With summer nipping at our heels, the desire to brew and BBQ is getting too strong to ignore. Family plans shifted and I found myself alone last weekend. We are putting a new deck on the house in a week and will welcome the new deck with a smoke and (hopefully) a new BBQ table built by my dad. I figured one last brew on the old, wooden deck was appropriate and it might just be ready in time for the smoke out.
I bought a half sack each of Maris Otter and Canadian 2-Row malts through a group grain buy on the HBT forums. I’d never brewed with Maris Otter before, so I figured I would do a simple SMaSH (single malt and single hop) brew. Marris Otter is a British grain, so I thought it should be paired with Fuggles and Nottingham yeast. Correspondingly, the working name for this beer was M’uggle ESB. I crunched the numbers in BrewTarget to come in approximately for an Extra Strong Bitter. However, it looks like this beer is moving in another direction, as you’ll see.
I could have called this brew “Shoulda Known Bitter” as I had my doubts about whether it was smart to start a brew at 5:00pm on a Saturday. I returned from taking Mandie and The Turtle to meet her folks and the drive back took much longer than expected. Bt I sallied forth, set up my new brewadder and keggle, laid out the hoses and began to heat my strike water. Snce this is a new system, I still don’t quite have a handle on all the dead space and losses. A SMaSH is the perfect brew for a new system; simple and cheap.
The first calamity hit when I realized my Little Giany pump wasn’t … well, pumping. I tried moving it, elevating the hoses, dropping the outlet, choking the outlet, and almost threw it off the deck. Nothing could get the pump to lift the 177degree strike water up to the mash tun. Oh well, I sighed, man brewed for thousands of years without the benefit of electric pumps. I lifted the mash tun to the ground and drained my strike water into it. I then lifted the HEAVY mash tun back to the top of the six-foot brewladder. I then started my timer for the mash, just as I heard the burner “poof” as my propane tank died! A quick trip to the store to exchange the propane (and grab dinner at McDonald’s since I hadn’t eaten in about six hours) turned into a 90 mnute mash time before I was able to relight the burner and heat the mash-out water. So the grains got an extra half-hour in the hottub.
I manually drained the mash-out water (180 degrees F) into every pot in the house and into my fermented (10 gallon antique root beer keg) before vorlaufing a few pints and draining into the keggle. As I climbed the ladder with pot after pot of scalding water up to do the mash-out, I could see the sky darkening and hear rumbles in the background. “Self,” I told myself, “you have come this far. Don’t pack it in just yet.” I completed the mash out and collected my full runnings for the boil.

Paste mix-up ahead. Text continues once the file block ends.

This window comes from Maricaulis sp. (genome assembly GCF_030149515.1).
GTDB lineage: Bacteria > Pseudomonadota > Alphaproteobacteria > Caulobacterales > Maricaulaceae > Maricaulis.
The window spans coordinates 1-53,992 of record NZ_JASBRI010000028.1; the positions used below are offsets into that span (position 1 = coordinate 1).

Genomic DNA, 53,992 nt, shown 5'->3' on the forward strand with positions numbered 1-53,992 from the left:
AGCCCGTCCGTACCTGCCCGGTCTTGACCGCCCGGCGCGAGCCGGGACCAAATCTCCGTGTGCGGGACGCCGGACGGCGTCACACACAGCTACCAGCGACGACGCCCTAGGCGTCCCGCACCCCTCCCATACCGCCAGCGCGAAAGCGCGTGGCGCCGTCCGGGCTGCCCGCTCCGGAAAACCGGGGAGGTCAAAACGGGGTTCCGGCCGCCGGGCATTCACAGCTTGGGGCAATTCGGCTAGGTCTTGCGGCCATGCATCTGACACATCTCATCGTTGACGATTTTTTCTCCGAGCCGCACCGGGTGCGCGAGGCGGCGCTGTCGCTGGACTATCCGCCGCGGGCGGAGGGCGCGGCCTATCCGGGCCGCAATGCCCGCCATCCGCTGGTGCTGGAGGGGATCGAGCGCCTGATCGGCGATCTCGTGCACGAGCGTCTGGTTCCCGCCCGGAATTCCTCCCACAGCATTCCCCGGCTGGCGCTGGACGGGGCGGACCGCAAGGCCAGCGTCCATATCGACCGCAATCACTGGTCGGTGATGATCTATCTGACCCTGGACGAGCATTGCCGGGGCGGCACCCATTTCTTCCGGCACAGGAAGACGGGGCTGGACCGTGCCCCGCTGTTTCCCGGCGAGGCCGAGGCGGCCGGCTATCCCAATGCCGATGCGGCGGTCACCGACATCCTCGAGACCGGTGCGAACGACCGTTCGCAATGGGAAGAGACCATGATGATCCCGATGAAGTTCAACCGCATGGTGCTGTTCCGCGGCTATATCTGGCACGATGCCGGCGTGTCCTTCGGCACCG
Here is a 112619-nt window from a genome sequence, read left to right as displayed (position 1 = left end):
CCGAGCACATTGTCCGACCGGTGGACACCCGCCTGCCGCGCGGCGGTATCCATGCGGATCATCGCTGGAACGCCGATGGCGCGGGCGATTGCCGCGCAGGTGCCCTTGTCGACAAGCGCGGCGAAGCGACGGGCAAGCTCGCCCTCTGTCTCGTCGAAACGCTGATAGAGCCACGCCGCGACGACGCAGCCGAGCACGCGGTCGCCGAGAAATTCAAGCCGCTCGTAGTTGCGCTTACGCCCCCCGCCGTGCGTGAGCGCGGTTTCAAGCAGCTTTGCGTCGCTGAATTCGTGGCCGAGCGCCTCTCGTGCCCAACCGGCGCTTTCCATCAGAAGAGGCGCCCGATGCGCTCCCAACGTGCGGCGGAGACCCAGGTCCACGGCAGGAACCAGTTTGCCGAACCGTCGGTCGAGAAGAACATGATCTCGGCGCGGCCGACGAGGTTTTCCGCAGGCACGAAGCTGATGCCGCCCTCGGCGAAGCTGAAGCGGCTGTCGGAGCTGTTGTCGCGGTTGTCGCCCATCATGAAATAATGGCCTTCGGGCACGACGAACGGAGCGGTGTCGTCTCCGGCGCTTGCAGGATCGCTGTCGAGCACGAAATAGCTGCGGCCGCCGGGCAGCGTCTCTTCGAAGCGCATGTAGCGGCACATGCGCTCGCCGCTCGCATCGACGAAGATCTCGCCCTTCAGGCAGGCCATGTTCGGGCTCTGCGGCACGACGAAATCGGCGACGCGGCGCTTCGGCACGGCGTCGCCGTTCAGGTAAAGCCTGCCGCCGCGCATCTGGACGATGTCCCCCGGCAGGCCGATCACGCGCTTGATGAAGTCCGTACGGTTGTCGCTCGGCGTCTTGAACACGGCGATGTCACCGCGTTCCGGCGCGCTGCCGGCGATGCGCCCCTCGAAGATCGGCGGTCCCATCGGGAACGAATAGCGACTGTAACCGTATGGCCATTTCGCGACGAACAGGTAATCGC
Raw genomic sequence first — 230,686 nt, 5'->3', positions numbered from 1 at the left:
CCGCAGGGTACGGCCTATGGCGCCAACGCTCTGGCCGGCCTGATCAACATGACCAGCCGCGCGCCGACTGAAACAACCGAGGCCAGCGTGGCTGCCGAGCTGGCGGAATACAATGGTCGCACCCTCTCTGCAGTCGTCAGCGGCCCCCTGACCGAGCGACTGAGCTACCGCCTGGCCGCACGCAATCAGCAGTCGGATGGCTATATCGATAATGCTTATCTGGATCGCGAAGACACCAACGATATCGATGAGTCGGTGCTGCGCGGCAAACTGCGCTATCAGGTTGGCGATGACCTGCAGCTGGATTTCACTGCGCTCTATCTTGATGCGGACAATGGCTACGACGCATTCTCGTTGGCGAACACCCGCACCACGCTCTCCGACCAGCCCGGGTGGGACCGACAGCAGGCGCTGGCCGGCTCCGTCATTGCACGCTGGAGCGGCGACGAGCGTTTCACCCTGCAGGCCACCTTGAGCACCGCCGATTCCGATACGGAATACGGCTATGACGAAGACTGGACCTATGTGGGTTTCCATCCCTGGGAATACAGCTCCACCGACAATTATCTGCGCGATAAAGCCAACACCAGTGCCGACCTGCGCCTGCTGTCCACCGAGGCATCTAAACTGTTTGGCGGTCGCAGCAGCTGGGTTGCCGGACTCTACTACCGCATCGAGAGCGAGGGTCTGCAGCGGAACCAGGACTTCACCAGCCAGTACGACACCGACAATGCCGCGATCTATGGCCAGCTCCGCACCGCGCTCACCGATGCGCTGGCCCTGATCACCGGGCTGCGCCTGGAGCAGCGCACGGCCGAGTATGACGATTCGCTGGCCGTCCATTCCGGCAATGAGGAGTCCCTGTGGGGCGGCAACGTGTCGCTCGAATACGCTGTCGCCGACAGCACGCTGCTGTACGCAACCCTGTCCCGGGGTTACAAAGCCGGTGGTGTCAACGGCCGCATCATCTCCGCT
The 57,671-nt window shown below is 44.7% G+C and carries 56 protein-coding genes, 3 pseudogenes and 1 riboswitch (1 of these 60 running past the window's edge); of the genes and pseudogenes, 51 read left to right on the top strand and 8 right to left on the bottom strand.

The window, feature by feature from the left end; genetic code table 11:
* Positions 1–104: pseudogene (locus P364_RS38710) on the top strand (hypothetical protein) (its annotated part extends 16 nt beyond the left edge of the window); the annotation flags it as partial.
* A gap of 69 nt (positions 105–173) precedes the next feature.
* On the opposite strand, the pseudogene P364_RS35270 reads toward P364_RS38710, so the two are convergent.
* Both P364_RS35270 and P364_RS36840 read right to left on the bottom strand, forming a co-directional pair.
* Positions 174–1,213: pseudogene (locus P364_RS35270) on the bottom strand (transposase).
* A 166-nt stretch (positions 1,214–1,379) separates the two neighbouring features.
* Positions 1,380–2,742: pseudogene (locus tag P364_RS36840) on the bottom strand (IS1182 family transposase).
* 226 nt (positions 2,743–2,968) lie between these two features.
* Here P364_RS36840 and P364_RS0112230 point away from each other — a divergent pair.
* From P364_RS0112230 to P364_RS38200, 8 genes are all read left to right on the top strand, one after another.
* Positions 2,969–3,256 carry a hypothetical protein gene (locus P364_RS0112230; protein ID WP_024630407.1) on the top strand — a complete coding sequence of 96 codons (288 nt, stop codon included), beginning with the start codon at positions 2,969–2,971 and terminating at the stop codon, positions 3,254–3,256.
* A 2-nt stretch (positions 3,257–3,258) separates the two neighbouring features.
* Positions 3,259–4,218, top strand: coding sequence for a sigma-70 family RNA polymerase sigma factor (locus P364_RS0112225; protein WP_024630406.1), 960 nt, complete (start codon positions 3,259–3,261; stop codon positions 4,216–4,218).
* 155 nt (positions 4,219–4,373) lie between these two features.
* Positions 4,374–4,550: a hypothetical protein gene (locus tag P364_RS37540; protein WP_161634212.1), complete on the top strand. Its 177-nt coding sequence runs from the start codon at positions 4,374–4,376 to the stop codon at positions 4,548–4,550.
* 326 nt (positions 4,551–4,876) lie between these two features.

I luckily had the forethought to break down the brewladder and bring all of my other equipment into the kitchen, leaving only the keggle, burner, and propane tank to chance the rain.
I expected to do a 90 minute boil to concentrate the flavor. So I boiled for a half hour before adding my buttering Fuggles (an ounce and a half). Just after those went in, I started to feel the slightest drops of rain. Thinking about the round cookie sheet in the kitchen, I grabbed it and tossed it over the keggle, but on the rim to allow the steam and DMS to hopefully escape. The second hop addition (three-quarters of an ounce) made it in with 20 left on the boil. … Then the sky opened up and there was no way. I could keep the burner from going. I never got the last three-quarter ounce hop addition into the brew, but figured I would drop the pellets in shortly before racking to my secondary or bottling. The raindrops stung my neck as I dragged the burner and keggle carefully toward the sliding glass door.
Without chilling anything, I hooked my shortest hose to the keggle drain and dumped whatever was in the keggle (I estimate about 8-9 gallons) into my ten gallon fermenter. (NOTE: I am fermenting in a stainless steel keg. DO NOT do this with glass or plastic!!). I another first for me; no-chill brewing. Well, that’s not entirely accurate. I lugged the burning hot keg (ouch!) up the stairs (ouch!) and set it in the bathtub in an ice bath. But I kew I wasn’t going to be at pitching temps until morning.
Once morning came, I checked the fermometer strip and it read 68/70 degrees. Close enough for my tastes on this brew. I lugged it back down into the basement to pitch the two packets of rehydrated Nottingham, stuck a gas disconnect on the post and stuck the other end of the hose into a jar of sanitizer. I then showered and went to church. I’ll fess up to praying a little that my whole evening wasn’t for naught.
By the time I returned, there were signs of fermentation and a bubble every few minutes. By evening, the jar looked like a proper from a Frankenstein movie, chugging away with a glub-blub-blub. I must have done something right.
While draining into the fermenter, I managed to grab a sample and put it in the fridge over night to chill to 60. the specific gravity reading was 1.048, which comes in short of the planned 1.051′ but not by much. I still expect this won’t be an ESB, so we’ll just call it a pale ale by now.
Temps have risen to off the fermometer scale, which is not ideal, but without temperatue control, there’s not much could do. I’m letting this one ride. Nasty Notty esters may work out for this SMaSH. Gravity reading last night was 1.010, and thermally active bubbling has stopped. I’ll let it sit another week before bothering it again. I may rack to two cornys for brite tanks and dry hop one and not the other. Not sure at this point.
Well, that’s the story of my calamity SMaSH. Present name is Tornado Ale-y. But I’m throwing around a few Thor ideas.